Universities put measures in place amid load shedding and exams

Student studying by candle light as load shedding hits. Picture: Jacques Naude/African News Agency(ANA)

Student studying by candle light as load shedding hits. Picture: Jacques Naude/African News Agency(ANA)

Published Nov 12, 2021


CAPE TOWN - Tertiary institutions in the province are in discussions with their students about the impact of load shedding on their studies and how to support them with exams underway.

Exams at UWC began on Thursday, and the institution said where students have not been able to complete an exam or other assessment they would be provided with an opportunity to do so through the normal faculty and departmental processes.

UWC acting spokesperson Nashira Davids said students can access campus and its resources for learning purposes.

“To facilitate online learning and teaching in 2021, the university has instituted an open VPN system so that students do not incur data costs. This is part of the ICS reverse billing (RB) service which allows students to access all UWC information resources for the academic programme without incurring data costs. The service is open to students using Cell C, Telkom, MTN and Vodacom mobile services,” said Davids.

Stellenbosch University (SU) spokesperson Martin Viljoen said the division of student affairs has received complaints on the specific impact on study times as well as online learning and engagement.

“Study material can be downloaded from SUNLearn, SU’s learning management system, to use offline. All the computer-user areas, the SU Library, the Jan Mouton Learning Centre and the Neelsie Student Centre have similar backup generators. A selected number of buildings, including the Study Centre on the Stellenbosch Campus, stay open until at least 10 pm.”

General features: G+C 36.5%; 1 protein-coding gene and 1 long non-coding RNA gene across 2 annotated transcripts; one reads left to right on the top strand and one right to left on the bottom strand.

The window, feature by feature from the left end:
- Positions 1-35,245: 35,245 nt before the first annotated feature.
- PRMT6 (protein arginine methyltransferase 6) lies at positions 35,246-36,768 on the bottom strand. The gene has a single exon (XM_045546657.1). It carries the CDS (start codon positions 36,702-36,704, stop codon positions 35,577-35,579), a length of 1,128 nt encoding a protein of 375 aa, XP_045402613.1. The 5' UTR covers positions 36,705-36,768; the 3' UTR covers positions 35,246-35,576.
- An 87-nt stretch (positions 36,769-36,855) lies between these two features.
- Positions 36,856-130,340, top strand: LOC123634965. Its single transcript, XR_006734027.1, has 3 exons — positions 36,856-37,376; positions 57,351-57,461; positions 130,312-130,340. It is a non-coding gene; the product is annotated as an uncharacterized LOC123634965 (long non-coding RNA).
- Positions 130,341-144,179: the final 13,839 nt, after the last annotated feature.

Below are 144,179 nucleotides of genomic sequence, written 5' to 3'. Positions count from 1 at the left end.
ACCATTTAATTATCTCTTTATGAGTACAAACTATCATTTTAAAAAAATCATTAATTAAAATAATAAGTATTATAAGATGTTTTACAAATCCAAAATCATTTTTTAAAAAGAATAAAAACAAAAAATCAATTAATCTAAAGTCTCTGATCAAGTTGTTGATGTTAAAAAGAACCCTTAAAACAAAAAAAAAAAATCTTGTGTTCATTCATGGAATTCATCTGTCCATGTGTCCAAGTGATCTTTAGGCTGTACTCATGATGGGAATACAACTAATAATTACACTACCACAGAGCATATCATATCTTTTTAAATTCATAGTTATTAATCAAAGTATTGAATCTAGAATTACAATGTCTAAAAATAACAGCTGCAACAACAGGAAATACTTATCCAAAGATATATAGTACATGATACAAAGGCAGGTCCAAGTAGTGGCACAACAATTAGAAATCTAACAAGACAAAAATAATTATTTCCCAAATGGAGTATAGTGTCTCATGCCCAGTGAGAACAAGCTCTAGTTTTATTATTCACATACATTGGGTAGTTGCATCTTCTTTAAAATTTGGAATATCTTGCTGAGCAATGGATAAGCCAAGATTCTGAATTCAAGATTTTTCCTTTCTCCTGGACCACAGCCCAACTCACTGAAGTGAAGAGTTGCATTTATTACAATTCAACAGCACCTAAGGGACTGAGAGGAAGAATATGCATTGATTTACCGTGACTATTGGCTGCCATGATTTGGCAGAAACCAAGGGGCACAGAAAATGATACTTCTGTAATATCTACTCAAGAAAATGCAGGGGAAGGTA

He said the SU Campus Security has increased visibility protection at night.

UCT’s Elijah Moholola said they noted a statement by the SRC raising issues around the availability of study spaces.

The students also called for data provision.

“The UCT executive remains committed to a process of engagement and working with the SRC respectfully and amicably to resolve any issues as and when they arise. In this regard, the executive is scheduled to have a meeting with the SRC to discuss these and any other issues that may arise.”

He said measures already put in place include generators powering some buildings, Jammie Shuttle services extended and study venues closing at 8pm.

Cape Peninsula University of Technology (CPUT) spokesperson Lauren Kansley said they have seen lecturers adopt the adaptive release strategy which is to release an assessment at 8am then give the class 24 hours to complete.

Online assessments are also scheduled to take place on campus so that invigilating is in one place where uninterrupted power supplies are in place.

Cape Times

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